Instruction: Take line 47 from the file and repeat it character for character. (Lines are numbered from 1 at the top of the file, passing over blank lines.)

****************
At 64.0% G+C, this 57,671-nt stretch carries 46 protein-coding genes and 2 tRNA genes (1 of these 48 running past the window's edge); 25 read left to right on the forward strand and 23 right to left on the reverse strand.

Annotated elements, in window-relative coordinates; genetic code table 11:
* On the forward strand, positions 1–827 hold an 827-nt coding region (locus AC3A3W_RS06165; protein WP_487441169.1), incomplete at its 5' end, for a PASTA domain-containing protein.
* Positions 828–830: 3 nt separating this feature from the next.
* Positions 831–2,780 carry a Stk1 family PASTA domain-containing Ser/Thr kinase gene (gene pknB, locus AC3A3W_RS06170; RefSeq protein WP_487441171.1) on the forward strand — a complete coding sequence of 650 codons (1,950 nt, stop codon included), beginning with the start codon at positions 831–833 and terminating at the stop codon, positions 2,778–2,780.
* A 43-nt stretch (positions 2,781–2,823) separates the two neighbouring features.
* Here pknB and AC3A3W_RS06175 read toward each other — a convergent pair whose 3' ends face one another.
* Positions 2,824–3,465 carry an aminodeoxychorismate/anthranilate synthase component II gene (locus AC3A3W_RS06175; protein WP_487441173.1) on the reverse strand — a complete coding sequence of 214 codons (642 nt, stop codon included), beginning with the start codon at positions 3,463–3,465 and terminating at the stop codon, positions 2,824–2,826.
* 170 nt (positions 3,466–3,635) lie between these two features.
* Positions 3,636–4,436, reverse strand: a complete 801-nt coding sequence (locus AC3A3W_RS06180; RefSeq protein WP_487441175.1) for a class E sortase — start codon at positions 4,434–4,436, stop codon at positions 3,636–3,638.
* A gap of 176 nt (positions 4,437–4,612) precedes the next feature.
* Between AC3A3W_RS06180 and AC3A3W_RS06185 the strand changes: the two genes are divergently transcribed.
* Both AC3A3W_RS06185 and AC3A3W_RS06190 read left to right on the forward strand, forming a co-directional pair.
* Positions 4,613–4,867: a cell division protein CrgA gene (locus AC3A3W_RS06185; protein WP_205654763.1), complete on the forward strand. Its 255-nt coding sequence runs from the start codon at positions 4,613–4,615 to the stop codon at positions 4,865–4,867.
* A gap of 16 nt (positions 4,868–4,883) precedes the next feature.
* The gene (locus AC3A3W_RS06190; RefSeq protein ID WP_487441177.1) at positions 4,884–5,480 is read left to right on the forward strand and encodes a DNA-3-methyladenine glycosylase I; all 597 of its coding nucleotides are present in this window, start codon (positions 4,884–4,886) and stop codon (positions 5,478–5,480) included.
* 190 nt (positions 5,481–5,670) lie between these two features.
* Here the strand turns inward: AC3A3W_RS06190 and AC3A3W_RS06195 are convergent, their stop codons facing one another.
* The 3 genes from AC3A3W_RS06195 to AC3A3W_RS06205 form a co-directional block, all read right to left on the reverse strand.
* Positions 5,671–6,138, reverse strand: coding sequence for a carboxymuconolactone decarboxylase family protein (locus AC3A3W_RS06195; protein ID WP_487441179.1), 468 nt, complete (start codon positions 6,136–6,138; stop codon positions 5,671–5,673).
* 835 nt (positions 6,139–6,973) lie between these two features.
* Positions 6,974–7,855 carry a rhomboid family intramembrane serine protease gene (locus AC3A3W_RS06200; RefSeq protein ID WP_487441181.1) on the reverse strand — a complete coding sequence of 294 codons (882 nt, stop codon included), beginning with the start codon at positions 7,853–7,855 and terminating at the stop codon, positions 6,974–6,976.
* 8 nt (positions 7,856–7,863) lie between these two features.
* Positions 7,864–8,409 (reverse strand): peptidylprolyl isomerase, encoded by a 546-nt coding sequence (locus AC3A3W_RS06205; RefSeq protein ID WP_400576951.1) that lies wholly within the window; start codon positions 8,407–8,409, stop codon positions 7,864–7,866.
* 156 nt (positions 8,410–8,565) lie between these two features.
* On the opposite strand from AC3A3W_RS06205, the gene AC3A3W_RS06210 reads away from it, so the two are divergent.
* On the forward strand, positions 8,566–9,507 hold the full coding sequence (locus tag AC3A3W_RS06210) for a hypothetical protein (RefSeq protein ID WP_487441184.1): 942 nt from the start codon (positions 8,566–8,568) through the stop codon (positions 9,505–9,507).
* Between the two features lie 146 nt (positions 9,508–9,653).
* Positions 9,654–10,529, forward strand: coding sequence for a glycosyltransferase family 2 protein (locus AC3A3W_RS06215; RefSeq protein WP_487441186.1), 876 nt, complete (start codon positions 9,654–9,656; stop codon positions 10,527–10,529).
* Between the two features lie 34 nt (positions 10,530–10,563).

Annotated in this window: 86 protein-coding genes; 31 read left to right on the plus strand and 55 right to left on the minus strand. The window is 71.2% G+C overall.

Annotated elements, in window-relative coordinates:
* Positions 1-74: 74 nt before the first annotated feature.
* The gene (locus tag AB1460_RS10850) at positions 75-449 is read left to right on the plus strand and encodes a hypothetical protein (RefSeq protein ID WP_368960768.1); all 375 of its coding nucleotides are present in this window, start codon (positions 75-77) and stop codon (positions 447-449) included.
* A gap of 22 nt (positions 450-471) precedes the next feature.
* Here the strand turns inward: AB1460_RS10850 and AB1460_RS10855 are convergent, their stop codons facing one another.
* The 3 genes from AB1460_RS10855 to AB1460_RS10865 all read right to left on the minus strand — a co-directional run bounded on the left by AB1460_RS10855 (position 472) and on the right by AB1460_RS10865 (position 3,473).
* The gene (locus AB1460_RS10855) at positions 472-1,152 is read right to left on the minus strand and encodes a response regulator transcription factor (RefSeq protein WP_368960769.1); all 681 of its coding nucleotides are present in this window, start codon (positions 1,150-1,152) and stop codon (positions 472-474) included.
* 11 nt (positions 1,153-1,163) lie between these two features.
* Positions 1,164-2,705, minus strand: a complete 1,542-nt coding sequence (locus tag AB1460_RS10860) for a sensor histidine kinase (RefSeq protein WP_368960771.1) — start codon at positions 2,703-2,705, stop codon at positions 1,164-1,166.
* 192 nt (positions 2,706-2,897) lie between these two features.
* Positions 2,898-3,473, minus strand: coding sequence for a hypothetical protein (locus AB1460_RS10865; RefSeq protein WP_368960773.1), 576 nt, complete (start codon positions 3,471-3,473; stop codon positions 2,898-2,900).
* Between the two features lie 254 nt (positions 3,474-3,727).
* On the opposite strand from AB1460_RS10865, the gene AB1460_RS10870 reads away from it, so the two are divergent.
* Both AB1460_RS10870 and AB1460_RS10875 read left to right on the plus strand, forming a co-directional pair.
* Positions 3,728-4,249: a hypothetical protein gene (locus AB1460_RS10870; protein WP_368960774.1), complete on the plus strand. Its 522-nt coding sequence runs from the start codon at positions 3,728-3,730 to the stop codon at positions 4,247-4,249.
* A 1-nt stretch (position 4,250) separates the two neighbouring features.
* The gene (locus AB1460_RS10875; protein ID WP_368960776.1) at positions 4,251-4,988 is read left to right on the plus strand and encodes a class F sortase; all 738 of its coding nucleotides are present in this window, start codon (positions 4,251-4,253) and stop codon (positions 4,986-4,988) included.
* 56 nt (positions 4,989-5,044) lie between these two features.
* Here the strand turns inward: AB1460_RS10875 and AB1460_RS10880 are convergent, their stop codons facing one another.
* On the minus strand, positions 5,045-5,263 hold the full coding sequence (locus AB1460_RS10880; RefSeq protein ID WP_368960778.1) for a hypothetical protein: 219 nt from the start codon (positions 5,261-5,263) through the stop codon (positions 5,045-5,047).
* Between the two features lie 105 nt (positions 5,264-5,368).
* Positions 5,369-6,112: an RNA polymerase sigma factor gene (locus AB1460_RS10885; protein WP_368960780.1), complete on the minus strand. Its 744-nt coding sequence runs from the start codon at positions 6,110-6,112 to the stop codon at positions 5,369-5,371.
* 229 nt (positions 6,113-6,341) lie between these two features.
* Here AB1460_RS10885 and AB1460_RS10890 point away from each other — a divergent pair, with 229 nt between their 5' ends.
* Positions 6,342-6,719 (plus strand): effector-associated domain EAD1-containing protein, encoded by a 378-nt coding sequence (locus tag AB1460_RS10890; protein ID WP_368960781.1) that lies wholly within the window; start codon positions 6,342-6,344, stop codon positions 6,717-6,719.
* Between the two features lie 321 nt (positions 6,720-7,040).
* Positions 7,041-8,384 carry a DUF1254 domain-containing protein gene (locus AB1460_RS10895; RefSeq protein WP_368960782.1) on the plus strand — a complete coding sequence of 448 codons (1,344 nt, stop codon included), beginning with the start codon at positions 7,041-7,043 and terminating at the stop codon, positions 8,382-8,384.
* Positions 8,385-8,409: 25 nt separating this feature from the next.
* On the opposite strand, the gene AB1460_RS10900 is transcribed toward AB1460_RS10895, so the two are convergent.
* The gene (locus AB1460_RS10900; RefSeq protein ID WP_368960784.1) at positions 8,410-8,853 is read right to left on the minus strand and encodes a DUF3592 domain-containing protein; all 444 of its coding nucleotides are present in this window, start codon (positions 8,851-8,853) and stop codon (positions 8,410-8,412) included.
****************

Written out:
* A 1-nt stretch (position 4,250) separates the two neighbouring features.